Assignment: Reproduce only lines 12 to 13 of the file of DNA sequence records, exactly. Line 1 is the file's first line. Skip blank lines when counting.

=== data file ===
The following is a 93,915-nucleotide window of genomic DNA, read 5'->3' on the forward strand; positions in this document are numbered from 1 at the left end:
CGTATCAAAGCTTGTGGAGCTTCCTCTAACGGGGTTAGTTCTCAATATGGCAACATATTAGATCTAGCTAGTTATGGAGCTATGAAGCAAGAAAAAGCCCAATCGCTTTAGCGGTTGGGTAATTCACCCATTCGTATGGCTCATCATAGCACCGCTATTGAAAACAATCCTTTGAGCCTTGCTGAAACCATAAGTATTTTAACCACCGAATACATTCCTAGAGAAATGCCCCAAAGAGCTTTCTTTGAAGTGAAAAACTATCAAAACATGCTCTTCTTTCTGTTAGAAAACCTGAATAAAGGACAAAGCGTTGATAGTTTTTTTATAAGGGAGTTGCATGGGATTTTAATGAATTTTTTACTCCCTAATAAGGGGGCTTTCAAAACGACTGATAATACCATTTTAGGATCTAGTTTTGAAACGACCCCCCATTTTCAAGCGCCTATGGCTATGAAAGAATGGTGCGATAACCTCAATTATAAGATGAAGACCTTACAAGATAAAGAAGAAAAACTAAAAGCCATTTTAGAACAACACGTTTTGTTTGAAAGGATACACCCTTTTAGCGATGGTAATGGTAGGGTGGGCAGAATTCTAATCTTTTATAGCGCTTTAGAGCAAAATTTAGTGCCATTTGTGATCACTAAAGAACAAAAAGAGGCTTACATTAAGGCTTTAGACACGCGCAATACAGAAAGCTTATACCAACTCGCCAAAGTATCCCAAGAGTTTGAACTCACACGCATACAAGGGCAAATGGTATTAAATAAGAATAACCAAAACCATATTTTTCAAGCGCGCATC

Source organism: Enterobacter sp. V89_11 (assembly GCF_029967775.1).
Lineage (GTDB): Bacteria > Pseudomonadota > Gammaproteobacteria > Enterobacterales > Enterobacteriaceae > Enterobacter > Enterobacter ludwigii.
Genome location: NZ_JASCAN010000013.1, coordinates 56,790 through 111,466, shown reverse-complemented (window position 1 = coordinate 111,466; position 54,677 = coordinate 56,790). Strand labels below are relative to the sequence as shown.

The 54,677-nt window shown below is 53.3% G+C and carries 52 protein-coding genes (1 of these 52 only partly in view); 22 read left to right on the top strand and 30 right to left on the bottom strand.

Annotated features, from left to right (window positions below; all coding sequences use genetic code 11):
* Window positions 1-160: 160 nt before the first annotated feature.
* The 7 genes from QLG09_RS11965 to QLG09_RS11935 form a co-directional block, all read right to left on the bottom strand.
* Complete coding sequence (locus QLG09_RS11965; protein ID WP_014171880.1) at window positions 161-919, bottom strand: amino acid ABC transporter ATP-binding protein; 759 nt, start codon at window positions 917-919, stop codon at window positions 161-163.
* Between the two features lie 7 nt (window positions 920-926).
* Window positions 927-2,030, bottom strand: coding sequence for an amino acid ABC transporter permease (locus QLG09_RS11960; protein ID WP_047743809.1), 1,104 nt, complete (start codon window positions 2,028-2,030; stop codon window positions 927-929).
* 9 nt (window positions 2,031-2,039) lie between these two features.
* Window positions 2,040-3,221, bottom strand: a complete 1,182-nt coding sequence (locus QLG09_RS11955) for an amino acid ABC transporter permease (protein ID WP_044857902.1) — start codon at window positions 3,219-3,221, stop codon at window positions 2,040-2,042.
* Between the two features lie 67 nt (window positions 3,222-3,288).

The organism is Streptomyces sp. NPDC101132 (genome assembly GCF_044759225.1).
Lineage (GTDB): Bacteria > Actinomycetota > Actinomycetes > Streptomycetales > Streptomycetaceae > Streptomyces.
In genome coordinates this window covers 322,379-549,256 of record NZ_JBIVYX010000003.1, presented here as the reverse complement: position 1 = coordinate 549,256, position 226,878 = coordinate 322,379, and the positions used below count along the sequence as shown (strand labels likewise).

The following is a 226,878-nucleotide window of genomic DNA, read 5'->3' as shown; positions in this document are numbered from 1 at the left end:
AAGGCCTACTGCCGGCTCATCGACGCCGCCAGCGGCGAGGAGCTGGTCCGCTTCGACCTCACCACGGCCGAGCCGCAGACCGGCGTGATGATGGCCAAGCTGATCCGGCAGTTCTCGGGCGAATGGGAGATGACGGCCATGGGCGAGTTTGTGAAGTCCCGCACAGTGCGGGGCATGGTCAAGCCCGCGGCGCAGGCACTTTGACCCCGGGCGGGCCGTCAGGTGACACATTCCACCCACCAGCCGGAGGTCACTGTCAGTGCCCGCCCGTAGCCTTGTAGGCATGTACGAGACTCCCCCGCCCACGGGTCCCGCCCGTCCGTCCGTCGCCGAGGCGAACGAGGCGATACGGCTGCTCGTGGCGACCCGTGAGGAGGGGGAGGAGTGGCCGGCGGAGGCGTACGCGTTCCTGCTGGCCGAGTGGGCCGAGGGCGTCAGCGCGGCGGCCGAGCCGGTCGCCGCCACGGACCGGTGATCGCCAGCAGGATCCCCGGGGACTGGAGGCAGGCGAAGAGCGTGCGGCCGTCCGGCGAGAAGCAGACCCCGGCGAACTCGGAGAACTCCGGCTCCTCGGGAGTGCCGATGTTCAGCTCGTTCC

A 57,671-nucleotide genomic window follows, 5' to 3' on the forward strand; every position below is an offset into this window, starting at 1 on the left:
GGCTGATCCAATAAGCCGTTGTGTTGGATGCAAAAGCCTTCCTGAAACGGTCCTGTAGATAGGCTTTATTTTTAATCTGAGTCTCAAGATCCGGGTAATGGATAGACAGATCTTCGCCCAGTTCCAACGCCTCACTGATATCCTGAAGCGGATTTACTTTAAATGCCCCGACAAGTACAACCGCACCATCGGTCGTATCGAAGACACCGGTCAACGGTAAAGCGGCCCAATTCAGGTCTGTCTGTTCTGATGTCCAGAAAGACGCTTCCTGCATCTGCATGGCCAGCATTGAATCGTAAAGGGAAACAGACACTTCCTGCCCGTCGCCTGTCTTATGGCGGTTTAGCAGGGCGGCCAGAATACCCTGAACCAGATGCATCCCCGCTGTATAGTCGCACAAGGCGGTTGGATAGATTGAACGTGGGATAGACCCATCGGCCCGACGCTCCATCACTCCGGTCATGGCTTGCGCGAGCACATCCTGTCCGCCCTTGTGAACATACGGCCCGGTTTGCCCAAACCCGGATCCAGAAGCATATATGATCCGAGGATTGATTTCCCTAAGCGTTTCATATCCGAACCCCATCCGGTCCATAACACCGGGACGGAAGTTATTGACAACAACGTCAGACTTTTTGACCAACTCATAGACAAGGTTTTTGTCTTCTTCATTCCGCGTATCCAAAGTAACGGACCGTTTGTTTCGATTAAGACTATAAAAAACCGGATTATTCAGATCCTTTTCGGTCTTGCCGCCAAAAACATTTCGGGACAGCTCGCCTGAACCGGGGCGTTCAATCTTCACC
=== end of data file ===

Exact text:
* Window positions 927-2,030, bottom strand: coding sequence for an amino acid ABC transporter permease (locus QLG09_RS11960; protein ID WP_047743809.1), 1,104 nt, complete (start codon window positions 2,028-2,030; stop codon window positions 927-929).
* 9 nt (window positions 2,031-2,039) lie between these two features.